Greater DOC can be used for roughing again due to less heat and work re-cutting chips.
    Less air required for blown air/mist cooling again due to gravity and less chips to clear. Down from 50-70psi to 10psi and obviously much less volume of air required.
    Less chips flung around shop again due to gravity and cut chips being cleared more efficiently so not getting re-cut and thrown about with 80%+ falling into bins below machine.
    Much easier access and loading/clamping of material due to bed being directly in-front of you, no more back aching bending over fastening material.
    Better access to spindle and tool loading.

    Has you can see other than the major space saving there's quite a few other decent quality benefits and I can honestly say there's been NO down sides.

    Yes there's things I've learnt from being vertical about design that I'd build into a purpose built vertical machine. These would mainly deal with lessening chip collection on various surfaces.
    The Z axis would be one area I'd look at and build more shielding around. Ball-screw bearing blocks would be another and I'd build shielding to stop chip collection.
    Both of these are only minor things and don't affect the machine in anyway also my machine has NO protection of any kind for belts,ball-screws so they would be things I'd do anyway if was building again and it was horizontal.

    The other thing I'd do with MY particular machine is raise the whole thing up higher than it is now.?
    At the minute it's just in the same spot it was when first tipped up, sat on same axle stands. This means the bottom area of the bed lower than I'd like also the gantry when parked at top is not quite above head height and I bump my head on it when removing material. Also it's just makes fitting tools into spindle a bit more awkward than could be.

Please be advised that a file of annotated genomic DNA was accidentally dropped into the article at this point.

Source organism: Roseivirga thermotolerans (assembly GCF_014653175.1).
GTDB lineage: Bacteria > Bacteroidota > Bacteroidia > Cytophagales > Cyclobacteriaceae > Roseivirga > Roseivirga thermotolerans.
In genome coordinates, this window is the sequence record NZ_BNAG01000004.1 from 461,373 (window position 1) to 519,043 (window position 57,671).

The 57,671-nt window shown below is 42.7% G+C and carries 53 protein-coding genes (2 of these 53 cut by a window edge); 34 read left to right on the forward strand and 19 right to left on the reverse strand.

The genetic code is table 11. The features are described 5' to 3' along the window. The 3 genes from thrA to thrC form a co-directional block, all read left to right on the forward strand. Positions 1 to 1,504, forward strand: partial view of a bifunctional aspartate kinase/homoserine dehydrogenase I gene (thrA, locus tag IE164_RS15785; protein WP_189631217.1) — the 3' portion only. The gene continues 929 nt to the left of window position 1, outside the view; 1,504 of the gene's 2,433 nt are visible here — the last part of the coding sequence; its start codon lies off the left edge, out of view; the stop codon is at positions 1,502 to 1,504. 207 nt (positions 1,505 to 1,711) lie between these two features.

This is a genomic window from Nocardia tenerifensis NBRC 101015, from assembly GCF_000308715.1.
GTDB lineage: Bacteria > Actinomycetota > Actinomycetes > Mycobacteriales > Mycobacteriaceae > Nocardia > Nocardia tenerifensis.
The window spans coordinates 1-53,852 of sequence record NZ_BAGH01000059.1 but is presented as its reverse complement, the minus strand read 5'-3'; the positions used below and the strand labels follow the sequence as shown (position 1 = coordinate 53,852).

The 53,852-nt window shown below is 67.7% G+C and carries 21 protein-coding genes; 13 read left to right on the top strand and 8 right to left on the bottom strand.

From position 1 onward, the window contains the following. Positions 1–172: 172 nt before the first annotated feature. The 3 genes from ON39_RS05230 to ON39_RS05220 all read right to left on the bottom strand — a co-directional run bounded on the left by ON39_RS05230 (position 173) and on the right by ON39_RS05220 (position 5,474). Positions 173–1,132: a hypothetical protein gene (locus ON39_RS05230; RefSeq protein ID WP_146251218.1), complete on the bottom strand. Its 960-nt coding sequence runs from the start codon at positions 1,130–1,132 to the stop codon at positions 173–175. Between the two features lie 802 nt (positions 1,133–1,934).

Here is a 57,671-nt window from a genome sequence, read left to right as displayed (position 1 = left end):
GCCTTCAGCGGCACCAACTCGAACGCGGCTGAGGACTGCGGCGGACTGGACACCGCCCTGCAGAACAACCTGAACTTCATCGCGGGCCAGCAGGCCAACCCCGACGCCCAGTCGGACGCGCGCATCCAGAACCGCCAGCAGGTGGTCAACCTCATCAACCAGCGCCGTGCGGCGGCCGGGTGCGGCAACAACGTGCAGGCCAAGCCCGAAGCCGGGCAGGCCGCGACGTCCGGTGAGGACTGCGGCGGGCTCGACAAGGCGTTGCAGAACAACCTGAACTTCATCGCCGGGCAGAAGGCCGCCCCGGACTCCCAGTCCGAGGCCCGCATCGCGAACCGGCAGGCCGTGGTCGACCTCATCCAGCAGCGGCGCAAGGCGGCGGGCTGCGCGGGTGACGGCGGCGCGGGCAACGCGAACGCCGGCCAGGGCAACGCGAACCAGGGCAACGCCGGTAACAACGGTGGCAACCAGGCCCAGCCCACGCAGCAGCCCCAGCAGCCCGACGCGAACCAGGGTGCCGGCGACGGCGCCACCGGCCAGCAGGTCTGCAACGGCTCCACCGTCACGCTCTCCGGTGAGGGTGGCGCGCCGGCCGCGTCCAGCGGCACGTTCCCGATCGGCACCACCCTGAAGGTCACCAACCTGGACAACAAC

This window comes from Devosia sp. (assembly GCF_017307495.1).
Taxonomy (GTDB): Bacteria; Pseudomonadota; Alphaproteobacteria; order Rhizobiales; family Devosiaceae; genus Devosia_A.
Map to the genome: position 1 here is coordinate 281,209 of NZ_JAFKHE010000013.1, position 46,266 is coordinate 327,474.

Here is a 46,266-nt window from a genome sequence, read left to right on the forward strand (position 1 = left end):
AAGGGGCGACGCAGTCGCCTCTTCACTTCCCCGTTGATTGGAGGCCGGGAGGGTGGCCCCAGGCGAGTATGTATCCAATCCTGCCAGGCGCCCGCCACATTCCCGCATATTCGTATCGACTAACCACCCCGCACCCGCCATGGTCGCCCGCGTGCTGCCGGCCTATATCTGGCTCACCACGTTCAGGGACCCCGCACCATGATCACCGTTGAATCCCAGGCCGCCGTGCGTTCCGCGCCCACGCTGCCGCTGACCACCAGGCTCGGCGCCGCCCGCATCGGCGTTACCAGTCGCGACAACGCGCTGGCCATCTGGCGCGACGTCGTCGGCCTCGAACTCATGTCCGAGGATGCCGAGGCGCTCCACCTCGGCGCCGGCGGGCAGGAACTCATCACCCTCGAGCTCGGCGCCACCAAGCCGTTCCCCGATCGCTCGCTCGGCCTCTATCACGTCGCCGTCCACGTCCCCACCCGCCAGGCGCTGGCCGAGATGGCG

Both of these things are Still much better than when horizontal but if machine was 12" higher they would be perfect.

    Now before folks comment on material holding etc other than requiring holding on first placement until clamped then it's absolutely no different to when horizontal.
    This initial holding is easy over come with a simple temporary holding shelf I slide into position to place against material edge, which I then slide out the way while cutting. The slight incline of bed then holds it hands free against bed while I clamp or screw it down.
    Just like when horizontal both cut parts and waste material needs to be clamped for safety's sake. To be honest it's actually safer regards waste because it mostly falls away from cutter and off the bed so with thought about placement of material cutting entry IE: always starting/exiting at top then there's far less chance of material being pulled back into cutter. That said I also have and do fasten waste material has it's just best practice.

    Hope this helps.!
    Last edited by JAZZCNC; 09-07-2013 at 08:14 PM.

  10. The Following 3 Users Say Thank You to JAZZCNC For This Useful Post:

  11. #60
    Jazz, in your opinion would the router be better at a slight angle (15 in this case) or at 90?

    I can see the slight angle as better for work placement as the work will "fall" against the bed and the chips will still fall away into the collection tray at the bottom. I've added some sheet steel sides (that might need more support to stop resonance) so those will stop the chips from being flung all over the place. Just need to work out some shielding for the ball screw lower bearing mounts, and the stepper mounting arrangements and a few other details and I should be good to go I hope?

    Click image for larger version.